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Trump at Mar-a-Lago: Pout, putt, pout, putt, pout, putt, pout

President Donald Trump leaves after playing golf Sunday

President Donald Trump leaves after playing golf Sunday at his club in West Palm Beach, Fla. Credit: AFP via Getty Images / Saul Loeb

Railing off the rails

As Americans desperate for coronavirus aid and anxious over a looming government shutdown looked to Mar-a-Lago over the Christmas weekend, what did they see? President Donald Trump — in between rounds of golf — boiling with rage, bitterness and vows to get even with those who aren't helping him overturn Joe Biden's election, based on baseless fraud claims.

"The U.S. Supreme Court has been totally incompetent and weak on the massive Election Fraud that took place in the 2020 Presidential Election," said one tweet. The Justice Department and FBI "should be ashamed" for the lack of action against what he deemed "the biggest SCAM" in U.S. history, said another.

He took aim at Republican senators whose leadership has accepted Biden as president-elect. "Time for Republican Senators to step up and fight for the Presidency, like the Democrats would do if they had actually won," he posted. That followed a Christmas Eve tweet warning the senators who won't help him, including Majority Leader Mitch McConnell: "I will NEVER FORGET!"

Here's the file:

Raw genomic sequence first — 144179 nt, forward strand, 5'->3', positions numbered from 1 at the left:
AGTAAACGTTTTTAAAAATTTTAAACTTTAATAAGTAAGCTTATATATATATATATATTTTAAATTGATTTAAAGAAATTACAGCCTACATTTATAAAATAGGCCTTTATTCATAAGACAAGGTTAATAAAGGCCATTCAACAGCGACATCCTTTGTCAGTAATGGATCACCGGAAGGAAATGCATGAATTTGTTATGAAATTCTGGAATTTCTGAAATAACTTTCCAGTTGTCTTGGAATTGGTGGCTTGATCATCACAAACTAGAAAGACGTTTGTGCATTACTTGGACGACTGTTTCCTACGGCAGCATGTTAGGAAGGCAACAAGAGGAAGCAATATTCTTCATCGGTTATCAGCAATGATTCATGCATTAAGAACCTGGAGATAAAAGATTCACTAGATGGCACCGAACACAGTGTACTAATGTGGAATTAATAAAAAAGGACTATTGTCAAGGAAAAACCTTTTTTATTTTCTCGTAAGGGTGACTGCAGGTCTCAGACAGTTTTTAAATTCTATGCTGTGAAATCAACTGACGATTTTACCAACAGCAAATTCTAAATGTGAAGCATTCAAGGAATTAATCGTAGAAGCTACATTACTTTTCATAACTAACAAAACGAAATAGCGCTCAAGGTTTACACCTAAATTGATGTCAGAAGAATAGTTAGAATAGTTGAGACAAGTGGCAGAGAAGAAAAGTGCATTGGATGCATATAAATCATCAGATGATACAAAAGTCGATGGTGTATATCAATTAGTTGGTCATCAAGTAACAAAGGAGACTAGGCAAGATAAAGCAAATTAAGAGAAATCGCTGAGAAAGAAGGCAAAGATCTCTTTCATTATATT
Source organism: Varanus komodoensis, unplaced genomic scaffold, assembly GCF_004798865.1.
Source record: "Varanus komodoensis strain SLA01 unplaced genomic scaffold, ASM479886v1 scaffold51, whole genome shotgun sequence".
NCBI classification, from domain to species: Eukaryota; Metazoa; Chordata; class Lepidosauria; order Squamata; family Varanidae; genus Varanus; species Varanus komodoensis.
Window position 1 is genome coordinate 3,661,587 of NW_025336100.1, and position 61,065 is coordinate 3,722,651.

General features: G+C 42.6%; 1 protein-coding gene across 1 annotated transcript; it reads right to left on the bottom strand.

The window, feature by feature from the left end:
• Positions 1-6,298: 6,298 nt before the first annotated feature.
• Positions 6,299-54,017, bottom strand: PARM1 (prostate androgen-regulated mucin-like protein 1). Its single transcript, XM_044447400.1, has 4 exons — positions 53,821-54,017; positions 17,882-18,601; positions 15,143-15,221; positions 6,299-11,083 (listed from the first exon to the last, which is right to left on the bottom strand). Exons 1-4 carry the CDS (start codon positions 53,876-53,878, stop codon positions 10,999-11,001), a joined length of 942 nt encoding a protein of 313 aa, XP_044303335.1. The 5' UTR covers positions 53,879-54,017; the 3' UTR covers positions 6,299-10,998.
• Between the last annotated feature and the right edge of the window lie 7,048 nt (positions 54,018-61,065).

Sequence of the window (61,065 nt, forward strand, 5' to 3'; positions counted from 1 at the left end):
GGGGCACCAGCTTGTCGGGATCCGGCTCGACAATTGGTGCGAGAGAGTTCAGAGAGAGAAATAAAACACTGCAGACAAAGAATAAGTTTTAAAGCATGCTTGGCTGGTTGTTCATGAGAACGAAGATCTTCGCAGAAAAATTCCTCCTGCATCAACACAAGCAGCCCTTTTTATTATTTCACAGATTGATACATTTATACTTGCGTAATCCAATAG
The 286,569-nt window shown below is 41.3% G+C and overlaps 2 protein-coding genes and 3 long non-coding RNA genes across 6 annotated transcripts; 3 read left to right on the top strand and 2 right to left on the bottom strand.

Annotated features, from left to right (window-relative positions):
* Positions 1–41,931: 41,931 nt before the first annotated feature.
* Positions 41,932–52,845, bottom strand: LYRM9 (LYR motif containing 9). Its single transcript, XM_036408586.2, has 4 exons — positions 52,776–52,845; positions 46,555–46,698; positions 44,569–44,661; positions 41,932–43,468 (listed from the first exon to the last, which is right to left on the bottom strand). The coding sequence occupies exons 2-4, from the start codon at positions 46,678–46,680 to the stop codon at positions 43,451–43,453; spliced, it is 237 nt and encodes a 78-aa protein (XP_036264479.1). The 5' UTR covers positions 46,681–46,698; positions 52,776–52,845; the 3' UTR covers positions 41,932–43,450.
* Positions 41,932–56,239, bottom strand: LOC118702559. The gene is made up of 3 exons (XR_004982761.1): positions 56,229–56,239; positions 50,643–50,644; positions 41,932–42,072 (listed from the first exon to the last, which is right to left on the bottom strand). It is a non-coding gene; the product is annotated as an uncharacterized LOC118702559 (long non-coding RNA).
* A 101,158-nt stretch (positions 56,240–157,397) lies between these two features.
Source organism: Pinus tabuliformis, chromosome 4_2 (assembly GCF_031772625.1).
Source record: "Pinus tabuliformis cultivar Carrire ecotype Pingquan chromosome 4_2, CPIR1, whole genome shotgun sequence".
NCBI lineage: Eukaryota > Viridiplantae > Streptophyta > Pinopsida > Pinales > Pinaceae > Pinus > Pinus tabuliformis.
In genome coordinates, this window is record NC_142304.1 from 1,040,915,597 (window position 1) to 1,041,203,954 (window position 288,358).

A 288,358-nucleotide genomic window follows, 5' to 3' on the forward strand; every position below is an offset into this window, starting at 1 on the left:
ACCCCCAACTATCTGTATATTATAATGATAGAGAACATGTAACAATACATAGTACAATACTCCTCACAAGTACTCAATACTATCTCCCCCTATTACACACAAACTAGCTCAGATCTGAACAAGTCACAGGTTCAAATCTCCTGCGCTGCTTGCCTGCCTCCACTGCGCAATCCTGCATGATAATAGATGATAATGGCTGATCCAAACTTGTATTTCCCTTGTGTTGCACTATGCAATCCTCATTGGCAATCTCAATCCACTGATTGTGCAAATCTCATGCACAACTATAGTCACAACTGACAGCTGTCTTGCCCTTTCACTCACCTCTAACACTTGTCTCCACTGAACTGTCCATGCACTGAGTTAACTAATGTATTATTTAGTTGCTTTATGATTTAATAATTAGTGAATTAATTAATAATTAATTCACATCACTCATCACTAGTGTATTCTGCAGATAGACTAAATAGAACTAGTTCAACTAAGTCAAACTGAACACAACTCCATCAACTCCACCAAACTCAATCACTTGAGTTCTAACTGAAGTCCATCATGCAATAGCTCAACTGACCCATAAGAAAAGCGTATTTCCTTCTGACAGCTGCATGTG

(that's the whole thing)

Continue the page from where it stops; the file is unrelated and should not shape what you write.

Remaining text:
In a first, the president barred the news media from listening in on his annual Christmas Day holiday video conference with troops overseas — "Fake News not invited!" Then on Saturday, Trump tweeted: "A young military man working in Afghanistan told me that elections in Afghanistan are far more secure and much better run than the USA’s 2020 Election." An analysis on Task & Purpose, a military news site, explains why that claim is beyond ridiculous.

Late Sunday, he urged his followers to converge on Washington on Jan. 6 — the day the Electoral College results, declaring Biden the winner and Trump the loser, are to be formally accepted by Congress.

Meanwhile, Trump's resentments over the 2016 election, which he won, have no expiration date. A U.S. attorney's investigation of the Russia probe, ordered by now-former Attorney General William Barr, is still pending, leaving the president's thirst for vengeance unsated. "Where the hell is the Durham Report? They spied on my campaign, colluded with Russia (and others), and got caught," Trump wrote, airing long-standing unsubstantiated claims.

After all that, was Trump finally out of grievances? Nope — he has one on behalf of Melania Trump. The president retweeted a posting from his fans at Breitbart News that complained: "The elitist snobs in the fashion press have kept the most elegant First Lady in American history off the covers of their magazines for 4 consecutive years." The president appended a comment: "The greatest of all time. Fake News!"

No holiday from chaos

Coronavirus unemployment benefits ran out Saturday, and the first government shutdown of the pandemic era loomed. After Trump's denunciation last Tuesday of a combined bill for coronavirus relief and government funding that passed overwhelmingly by the Senate and House last week, five days passed with no word on whether he would veto it or reluctantly accept it.